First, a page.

Since a current from line 213 or line 214 may arrive at one or the other of the relays 430, 434 it is necessary that these two relays respond only to current of frequency 3. After ten conducting segments corresponding to the ten possible positions of a counter wheel 101 Fig. 1 there is one nonconducting segment No. 11, 22 66 and in the time interval corresponding to it the relays 430, 432 and their contacts restore to the original positions. In each period of ten conducting segments of banks 303 Fig. 2 and 105 Fig. 1 relay 434 is energized so many times as the position of the wiper 102 on the corresponding counter wheel 101 Fig. 1 is indicating. Means to transfer this message appearing on relay 434 to printed form are known.
Fig. 3 shows a section of the time-diagram representing the presence and absence of current at the relay 430, 432, 434 and at certain points of the time channels which come into operation for the meter represented in Fig. 1 by the wipers 102 and from left to right at the contacts No. 1, 1, 4, 5, 8, 7 (the first 1 referring to the fixed connection to segment No. 1 on 105). From left to right of Fig. 3 there are shown time intervals of equal length. The first line refers to the segments 66, 67, 1, 2 up to 66, 67,. 1 of bank 303. It shows the blank segments and the pulses interrupted during the jump of Wiper 314 from one segment to the next. Relay 432 carries current uninterrupted from the closing of contact 431 up into the next blank segment; the last line refers to it. At the banks 101 for the wiper 106 there is exactly one interval carrying current in every set of ten intervals; that is the second line. The remaining lines follow from what was described just preceding.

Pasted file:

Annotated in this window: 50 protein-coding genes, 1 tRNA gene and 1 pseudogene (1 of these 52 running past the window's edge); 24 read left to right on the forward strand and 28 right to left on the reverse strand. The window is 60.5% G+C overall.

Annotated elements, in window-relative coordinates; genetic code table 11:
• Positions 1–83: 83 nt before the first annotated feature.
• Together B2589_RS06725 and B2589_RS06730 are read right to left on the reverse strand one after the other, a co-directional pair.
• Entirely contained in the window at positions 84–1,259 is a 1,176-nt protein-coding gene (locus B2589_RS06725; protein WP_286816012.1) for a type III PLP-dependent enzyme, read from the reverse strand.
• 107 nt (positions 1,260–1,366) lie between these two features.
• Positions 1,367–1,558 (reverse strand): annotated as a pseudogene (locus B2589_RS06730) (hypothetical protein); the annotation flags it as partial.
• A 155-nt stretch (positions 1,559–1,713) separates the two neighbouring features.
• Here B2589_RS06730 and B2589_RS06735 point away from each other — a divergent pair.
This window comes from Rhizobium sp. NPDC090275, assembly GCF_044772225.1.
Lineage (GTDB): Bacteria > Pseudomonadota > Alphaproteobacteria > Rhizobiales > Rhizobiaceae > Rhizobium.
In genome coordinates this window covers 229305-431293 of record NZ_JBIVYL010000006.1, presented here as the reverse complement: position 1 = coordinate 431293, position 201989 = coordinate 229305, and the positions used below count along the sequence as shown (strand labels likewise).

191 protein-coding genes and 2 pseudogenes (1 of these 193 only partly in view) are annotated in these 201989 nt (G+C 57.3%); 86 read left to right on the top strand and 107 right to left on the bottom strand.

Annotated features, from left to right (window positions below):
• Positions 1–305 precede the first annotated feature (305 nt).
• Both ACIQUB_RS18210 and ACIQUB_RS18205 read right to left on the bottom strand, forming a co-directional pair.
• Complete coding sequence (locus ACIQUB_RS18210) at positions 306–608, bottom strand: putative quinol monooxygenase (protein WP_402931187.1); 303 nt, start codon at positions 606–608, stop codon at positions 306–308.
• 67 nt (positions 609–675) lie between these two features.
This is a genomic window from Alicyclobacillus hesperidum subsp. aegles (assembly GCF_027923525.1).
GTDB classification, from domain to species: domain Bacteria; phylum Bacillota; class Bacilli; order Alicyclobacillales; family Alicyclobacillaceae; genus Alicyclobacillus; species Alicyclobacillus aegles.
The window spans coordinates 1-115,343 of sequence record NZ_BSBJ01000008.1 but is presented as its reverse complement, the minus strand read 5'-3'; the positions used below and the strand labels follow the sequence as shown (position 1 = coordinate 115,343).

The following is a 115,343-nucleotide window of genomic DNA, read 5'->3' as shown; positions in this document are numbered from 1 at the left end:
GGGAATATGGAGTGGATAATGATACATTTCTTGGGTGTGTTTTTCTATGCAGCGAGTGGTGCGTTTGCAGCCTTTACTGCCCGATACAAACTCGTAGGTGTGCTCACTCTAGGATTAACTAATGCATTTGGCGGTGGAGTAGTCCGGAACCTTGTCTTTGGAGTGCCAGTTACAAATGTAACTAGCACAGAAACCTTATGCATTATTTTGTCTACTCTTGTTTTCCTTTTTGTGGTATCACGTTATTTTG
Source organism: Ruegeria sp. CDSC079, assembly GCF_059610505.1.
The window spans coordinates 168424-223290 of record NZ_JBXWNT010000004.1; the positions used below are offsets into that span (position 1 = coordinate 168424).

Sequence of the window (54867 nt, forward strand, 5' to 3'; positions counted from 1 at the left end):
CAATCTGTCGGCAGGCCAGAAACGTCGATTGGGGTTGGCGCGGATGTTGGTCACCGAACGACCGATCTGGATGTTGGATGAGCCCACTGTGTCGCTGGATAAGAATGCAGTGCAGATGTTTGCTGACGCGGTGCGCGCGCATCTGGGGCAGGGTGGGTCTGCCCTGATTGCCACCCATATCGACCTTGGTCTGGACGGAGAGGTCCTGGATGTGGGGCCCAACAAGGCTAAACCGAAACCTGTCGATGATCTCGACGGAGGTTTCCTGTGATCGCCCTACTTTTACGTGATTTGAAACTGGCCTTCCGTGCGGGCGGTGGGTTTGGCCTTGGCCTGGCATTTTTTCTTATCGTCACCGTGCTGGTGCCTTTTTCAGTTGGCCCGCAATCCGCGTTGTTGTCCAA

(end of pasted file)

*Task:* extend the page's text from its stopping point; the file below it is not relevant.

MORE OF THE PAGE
What is claimed is: